This is a very strange film, but watching it I am reminded of Compliance. In many ways The Voices is totally unlike that film — for a start, it’s pitched as a black comedy set in a small town with a hyper-stylised saturated colour aesthetic — but that’s the film I find myself thinking about (and not just because I confused Jacki Weaver and Ann Dowd playing similar authority roles in each). In both cases, I feel like the filmmakers are trying to make serious points about alienation and modern society, but in both my personal reaction has been closer to one of revulsion at a level of exploitation of delicate issues (however intentionally and meaningfully these might be deployed). Here, we have Jerry (Ryan Reynolds), a workman in a bathroom factory, who hears voices and is seeing Dr Warren (Weaver) to deal with these issues. The voices manifest in the form of his (sweary Scottish) cat and (affectionate drawling) dog, and that domestic madness aspect of the film is indeed very funny. It’s just that the film starts to walk a very fine balancing line between psychological drama and stylised black comedy when it shows him killing off the secretarial staff at his factory (among whom number a feisty Gemma Arterton as Fiona, and a winsome Anna Kendrick as Lisa). I suppose different viewers will have their own take on this — there are quite a few fairly positive reviews out there — but my own is that it is a misjudgement, and that the film’s tone (its horror-comedy balance) goes seriously awry, especially with the first murder and subsequent dismembering of Fiona. The thing is, there’s a delightful, luridly coloured and light-hearted dance sequence in the end credits featuring all the film’s by-this-point dead characters (I shan’t say which ones here), and I just wish the rest of the film had been closer to the tone of that.
NEW RELEASE FILM REVIEW Director Marjane Satrapi | Writer Michael R. Perry | Cinematographer Maxime Alexandre | Starring Ryan Reynolds, Gemma Arterton, Anna Kendrick, Jacki Weaver | Length 104 minutes || Seen at Cineworld Wandsworth, London, Saturday 21 March 2015
I like beer, it must be said, and I like the new wave of craft breweries in the States (and here in the UK) that have sprung up over the last decade. It’s almost certainly to this film’s benefit that it doesn’t spend too much time actually talking about beer (aside from a few establishing shots of brewing taking place, there’s no in-depth discussions of hops, malts or mouthfeel), but the characters certainly do drink plenty of it. You might posit that it’s because of the relationship dramas occurring in their lives, but really it’s probably because, well, you know, beer is nice.
Given the central characters work at a craft brewery (or a microbrewery, as it once might have been called), the film sets itself very much in a gentrifying inner-city world where men wear beards and trucker caps, where young people hang out in bars which have a studiedly old-fashioned vibe, go hiking in the wilderness, play music from vinyl records, and, of course, drink beer just so long as it’s not mass-produced lager. In this respect, the poster is somewhat misleading, since you’d hardly recognise one of the film’s leads, Luke (played by Jake Johnson, second from right in the poster), who sports a slightly unkempt thick beard throughout the film.
The film’s real central character, though, is Kate (Olivia Wilde), who works in a marketing capacity at the brewery. She and Luke flirt throughout their working day, but each has a stable (if rather more straight-laced) partner that they live with. Kate is with the humourless Chris (Ron Livingston), while Luke is engaged to the serious-minded Jill (Anna Kendrick). After the two couples have returned from a holiday together at a rural cabin owned by Kate’s partner Chris, the latter break up, leading Luke to start wondering if he has deeper feelings towards Kate. One suspects at this early point that the film is heading towards partner-swapping territory, given that Chris and Jill also seem to hit it off quite well. However, nothing is quite so programmatic, and it ends up being quite a bit more subtle than the set-up initially suggests.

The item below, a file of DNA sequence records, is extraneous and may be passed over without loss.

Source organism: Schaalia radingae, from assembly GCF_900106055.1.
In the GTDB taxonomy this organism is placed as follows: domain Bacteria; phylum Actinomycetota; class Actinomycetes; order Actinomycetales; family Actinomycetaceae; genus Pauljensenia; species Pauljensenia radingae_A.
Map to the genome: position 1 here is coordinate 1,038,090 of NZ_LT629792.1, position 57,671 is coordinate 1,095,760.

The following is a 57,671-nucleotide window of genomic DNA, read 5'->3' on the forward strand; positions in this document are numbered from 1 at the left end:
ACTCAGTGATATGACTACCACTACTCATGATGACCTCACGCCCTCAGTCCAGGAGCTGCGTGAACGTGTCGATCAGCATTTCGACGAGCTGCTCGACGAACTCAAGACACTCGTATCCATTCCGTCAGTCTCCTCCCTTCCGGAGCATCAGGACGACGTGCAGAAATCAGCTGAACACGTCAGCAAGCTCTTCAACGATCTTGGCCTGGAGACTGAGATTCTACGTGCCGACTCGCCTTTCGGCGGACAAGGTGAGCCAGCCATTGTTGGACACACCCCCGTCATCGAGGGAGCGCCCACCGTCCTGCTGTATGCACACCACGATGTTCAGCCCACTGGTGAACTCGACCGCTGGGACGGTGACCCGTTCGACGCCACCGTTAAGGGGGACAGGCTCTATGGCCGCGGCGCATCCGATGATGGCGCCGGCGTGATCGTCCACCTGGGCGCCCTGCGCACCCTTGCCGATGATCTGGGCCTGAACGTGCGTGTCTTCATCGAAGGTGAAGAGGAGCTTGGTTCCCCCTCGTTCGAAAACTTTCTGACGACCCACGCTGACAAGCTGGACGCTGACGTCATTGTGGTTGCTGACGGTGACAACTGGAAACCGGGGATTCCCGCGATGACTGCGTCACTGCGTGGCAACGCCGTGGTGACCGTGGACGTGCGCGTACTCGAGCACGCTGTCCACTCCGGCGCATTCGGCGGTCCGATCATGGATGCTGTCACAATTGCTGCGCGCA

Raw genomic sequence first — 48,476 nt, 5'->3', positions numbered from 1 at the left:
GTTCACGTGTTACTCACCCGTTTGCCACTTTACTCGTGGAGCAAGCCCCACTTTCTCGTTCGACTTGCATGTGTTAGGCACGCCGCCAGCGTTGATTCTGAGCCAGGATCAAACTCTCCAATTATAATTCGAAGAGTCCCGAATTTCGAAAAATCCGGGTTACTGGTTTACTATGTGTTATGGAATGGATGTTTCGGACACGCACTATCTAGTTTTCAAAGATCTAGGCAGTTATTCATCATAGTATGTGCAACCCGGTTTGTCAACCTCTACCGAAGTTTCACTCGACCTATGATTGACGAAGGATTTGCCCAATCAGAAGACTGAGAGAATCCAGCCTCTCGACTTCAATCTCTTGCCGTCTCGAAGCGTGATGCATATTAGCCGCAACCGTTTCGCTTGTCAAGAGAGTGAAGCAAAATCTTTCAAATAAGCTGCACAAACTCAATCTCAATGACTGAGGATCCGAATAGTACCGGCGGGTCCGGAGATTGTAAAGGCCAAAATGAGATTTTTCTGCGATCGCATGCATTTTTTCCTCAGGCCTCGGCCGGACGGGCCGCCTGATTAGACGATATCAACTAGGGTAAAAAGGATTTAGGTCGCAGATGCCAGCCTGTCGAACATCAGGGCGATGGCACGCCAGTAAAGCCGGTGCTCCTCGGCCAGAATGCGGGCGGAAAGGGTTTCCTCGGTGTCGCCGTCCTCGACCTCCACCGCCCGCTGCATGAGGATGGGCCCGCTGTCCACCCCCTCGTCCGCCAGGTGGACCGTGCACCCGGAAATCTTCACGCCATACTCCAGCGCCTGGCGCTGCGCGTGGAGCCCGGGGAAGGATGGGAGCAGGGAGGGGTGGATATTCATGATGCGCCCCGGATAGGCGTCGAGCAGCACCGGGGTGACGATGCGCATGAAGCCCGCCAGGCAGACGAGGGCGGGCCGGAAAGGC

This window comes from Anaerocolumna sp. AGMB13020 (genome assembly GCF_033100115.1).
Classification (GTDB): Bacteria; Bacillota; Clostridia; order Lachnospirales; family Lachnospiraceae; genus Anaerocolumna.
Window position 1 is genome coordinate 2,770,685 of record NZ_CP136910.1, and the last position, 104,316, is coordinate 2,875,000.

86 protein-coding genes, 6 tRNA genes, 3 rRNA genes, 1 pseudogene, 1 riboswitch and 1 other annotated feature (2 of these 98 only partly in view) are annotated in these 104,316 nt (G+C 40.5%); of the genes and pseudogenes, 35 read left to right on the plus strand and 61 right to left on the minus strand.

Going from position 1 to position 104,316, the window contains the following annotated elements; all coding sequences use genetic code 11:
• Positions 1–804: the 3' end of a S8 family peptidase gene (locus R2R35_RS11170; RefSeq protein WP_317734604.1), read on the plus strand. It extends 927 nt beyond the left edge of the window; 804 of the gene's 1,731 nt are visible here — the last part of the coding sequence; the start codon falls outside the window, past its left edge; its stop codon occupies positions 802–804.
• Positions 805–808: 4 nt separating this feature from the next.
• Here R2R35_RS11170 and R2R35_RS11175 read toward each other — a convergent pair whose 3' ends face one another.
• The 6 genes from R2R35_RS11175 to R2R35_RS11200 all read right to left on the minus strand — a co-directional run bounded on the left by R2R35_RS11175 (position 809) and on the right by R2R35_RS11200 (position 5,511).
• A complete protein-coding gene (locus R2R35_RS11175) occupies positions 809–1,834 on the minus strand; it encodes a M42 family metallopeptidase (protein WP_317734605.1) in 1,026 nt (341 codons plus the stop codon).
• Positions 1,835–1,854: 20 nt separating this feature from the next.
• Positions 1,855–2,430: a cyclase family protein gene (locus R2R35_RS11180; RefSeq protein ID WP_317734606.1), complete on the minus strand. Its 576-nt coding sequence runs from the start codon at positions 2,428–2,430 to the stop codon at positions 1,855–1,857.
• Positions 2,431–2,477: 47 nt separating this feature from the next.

Of course, this kind of small indie interpersonal drama is hardly the stuff to break any cinematic moulds. Stylistically, it sets itself apart from earlier films in the same vein (like Swanberg’s Hannah Takes the Stairs) thanks to some expert lensing courtesy of cinematographer Ben Richardson, with cleanly-framed images taking their cue from the metallic sterility of the brewery and the modernism of Chris’s swanky apartment. Yet the key to any such enterprise is the quality of the ensemble cast, and in this case the four actors gel together really very well. Kendrick and Livingston are rather less showy in their smaller roles, given that their characters are written to be somewhat pedestrian, but Johnson nicely conveys his character’s charming goofiness with a very subtly combative edge. Best of all is Wilde, who holds the film together with a low-key improvisational acuity, avoiding the pitfalls of the ‘strong, free-spirited single woman’ clichés. On the part of the whole cast, it has to be said there’s a lot of drunk acting required, and none of this comes across as forced or embarrassing in the way these things sometimes can; there’s also thankfully no sententious moralising either.
What results is a very focused little drama that feels like it’s dealing with people I know (or have been) in recognisable situations. It’s very careful not to push the revelations too hard or wring them out for melodramatic purposes, finding an ending that feels organic to the characters without closing off anything too neatly. And that kind of thing is, for me, always refreshing to watch. Somewhat like beer is to drink, so I’m going to stop now and think about that for a while instead.
NEW RELEASE FILM REVIEW Director/Writer Joe Swanberg | Cinematographer Ben Richardson | Starring Olivia Wilde, Jake Johnson, Anna Kendrick | Length 90 minutes || Seen at Cineworld Enfield, London, Wednesday 6 November 2013
FILM REVIEW || Director Jason Moore | Writer Kay Cannon (based on the book Pitch Perfect: The Quest for Collegiate A Cappella Glory by Mickey Rapkin) | Cinematographer Julio Macat | Starring Anna Kendrick, Rebel Wilson, Anna Camp, Brittany Snow, Skylar Astin | Length 112 minutes | Seen at Peckhamplex, London, Monday 31 December 2012 (and also at home on Blu-ray on numerous occasions, and at a friend’s home on DVD, Saturday 27 July 2013) || My Rating excellent
The last film I saw in 2012, and one I enjoyed so much I immediately went and ordered the Blu-ray from the USA where it had already been released, is this campus comedy tapping in to the (presumably burgeoning) activity of collegiate a cappella singing. And yes, although that’s the kind of thing that TV series Glee does, this film feels far more fresh and interesting.